“When you have technology in movies to make anything happen, it’s not always the best thing. Not everything is filmed against a green screen, it takes away from the human drama. Sometimes, it’s just nice to enjoy the race,” says Fickman.

This is the second time the director and actor are working together after 2007’s highly successful The Game Plan, also from Disney, and it won’t be the last. “We have several things in development and I hope to do many, many movies with him,” says Fickman.

“I love that Andy is passionate about his craft, work and movies. What I really appreciate is how happy he is. He’s very successful and good at what he does, and an excellent communicator, with a big heart. He’s a special guy,” says Johnson.

“We do like each other. Besides looking like twins, we have a fun relationship,” Fickman jokes.

He also speaks highly of the film’s younger co-stars.

“I saw AnnaSophia in Bridge to Terabithia and really liked her. We didn’t meet anyone else for the role. And she set the bar so high, the trick was finding her brother.

“Alexander came in for one of the massive auditions. He had a great personality and by the end of the screen test, Dwayne and AnnaSophia loved him,” says Fickman.

“We hadn’t chosen anyone for the part yet, but as Alexander was at the door saying goodbye, Dwayne yells out, ‘That kid was awesome!’ Thankfully, he’s the one we cast, but Dwayne can never open his mouth again!”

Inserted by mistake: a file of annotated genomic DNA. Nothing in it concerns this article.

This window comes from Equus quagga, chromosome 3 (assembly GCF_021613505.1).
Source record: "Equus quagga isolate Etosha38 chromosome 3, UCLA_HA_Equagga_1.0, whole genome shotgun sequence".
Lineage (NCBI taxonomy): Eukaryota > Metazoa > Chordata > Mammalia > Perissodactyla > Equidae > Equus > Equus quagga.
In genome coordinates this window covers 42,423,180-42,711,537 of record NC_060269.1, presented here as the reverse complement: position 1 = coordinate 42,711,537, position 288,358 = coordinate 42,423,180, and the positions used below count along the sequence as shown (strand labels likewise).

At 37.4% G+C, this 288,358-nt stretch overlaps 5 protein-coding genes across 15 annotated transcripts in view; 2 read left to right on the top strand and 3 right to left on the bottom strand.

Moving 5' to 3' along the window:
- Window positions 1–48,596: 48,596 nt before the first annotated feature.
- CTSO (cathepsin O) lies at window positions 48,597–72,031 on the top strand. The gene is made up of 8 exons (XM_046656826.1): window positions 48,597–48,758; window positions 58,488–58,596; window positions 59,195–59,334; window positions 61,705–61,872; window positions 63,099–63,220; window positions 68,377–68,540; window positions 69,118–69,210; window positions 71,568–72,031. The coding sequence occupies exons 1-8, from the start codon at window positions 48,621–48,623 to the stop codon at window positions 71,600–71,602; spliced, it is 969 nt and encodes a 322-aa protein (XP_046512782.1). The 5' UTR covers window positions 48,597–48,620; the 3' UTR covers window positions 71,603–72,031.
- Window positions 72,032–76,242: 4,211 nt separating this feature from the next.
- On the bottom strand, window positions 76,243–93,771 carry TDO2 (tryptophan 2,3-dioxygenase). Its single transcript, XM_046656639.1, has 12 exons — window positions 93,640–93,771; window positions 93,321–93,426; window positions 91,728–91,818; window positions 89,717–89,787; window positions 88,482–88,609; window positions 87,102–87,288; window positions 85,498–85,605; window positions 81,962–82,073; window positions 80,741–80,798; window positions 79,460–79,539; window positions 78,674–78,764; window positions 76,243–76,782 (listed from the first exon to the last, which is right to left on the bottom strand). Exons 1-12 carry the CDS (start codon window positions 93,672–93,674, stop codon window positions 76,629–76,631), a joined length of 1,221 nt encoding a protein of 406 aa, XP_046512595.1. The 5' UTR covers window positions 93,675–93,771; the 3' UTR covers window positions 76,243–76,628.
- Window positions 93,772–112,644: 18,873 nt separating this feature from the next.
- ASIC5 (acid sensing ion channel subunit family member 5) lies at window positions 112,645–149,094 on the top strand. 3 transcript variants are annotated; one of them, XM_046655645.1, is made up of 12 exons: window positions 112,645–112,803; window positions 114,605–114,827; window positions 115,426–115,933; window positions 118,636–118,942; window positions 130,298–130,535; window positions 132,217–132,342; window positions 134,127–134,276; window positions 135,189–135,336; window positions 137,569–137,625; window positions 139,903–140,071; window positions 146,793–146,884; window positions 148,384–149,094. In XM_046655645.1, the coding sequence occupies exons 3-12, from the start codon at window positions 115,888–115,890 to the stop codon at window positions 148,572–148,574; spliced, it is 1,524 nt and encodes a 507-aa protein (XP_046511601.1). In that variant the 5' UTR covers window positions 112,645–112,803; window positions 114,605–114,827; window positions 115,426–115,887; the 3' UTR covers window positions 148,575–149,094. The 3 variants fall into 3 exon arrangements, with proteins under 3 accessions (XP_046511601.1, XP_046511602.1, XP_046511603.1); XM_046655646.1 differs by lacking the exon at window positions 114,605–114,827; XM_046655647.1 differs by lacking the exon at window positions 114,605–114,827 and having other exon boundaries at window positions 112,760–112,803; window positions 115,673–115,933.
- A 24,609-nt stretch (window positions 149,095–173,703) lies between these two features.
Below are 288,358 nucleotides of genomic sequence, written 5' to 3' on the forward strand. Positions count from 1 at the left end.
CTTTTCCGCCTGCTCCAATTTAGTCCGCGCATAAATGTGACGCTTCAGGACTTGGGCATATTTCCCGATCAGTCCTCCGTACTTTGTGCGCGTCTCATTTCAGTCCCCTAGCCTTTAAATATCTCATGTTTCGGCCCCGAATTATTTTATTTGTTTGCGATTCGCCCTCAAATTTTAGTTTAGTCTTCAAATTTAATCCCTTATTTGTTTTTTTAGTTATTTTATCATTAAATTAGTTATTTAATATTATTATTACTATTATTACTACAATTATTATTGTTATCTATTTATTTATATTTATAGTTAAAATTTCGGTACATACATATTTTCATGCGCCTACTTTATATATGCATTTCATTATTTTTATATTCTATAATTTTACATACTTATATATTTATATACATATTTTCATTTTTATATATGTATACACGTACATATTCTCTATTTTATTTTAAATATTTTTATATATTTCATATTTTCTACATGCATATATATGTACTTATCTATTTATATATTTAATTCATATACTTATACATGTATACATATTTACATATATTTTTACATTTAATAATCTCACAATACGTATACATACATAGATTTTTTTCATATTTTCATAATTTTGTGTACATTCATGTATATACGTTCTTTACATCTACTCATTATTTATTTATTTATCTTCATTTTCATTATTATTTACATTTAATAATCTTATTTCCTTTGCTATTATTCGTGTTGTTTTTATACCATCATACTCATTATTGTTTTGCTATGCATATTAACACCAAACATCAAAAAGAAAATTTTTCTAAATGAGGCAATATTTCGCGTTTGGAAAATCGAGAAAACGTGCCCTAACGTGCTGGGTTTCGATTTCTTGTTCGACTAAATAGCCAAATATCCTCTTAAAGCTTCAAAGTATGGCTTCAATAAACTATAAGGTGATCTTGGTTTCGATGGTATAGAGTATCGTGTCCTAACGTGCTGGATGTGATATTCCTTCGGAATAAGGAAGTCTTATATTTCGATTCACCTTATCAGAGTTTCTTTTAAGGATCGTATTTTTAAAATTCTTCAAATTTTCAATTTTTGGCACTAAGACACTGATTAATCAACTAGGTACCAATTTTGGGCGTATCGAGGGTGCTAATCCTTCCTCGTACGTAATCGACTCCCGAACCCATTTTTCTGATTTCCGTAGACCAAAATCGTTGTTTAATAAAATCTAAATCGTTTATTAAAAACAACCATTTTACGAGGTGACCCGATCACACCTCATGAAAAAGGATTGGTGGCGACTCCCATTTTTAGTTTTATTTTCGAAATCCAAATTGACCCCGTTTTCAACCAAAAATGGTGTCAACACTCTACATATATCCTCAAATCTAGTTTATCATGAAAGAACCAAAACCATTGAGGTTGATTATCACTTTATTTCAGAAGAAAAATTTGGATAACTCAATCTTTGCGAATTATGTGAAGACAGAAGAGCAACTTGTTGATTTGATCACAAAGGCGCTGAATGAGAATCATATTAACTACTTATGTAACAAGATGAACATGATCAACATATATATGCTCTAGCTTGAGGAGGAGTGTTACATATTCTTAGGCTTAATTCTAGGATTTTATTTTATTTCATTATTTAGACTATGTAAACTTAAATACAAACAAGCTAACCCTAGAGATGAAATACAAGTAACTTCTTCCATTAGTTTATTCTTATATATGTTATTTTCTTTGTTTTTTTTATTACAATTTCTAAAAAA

Man for the job

As articulate as he is, Johnson is suddenly at a loss for words when reminded that he once proclaimed himself to be “the most electrifying man in sports entertainment”. He mutters a sheepish “oh-oh” and has to think for a second about what title he would give himself now.

“Erm ... erm ... probably the biggest eater in Hollywood.”

Johnson is obviously more than that. He would never say so himself, humble as he is about his acting success, but, as Fickman gushes, he is an inspiring person to work with.

So inspiring, in fact, that comparisons were made between the speech pattern of President Barack Obama while he was campaigning and that of The Rock.

“I was incredibly honoured when I heard that. President Obama is an exceptional speaker and communicator and I believe in the power of communication with our children, our loved ones and certainly with our adversaries. What a wonderful man, what a wonderful family.

“I anticipate great leadership. There’ll be a bit of stumbling as we all do but out of that comes a great learning experience. That is what you find with exceptional leaders,” says Johnson.

And does he have political ambitions?

“Not right now,” he says.

Not. Right. Now. It opens up the possibility, doesn’t it? Remember, you read it here first.

Race to Witch Mountain opens next Thursday.

Source :
The Star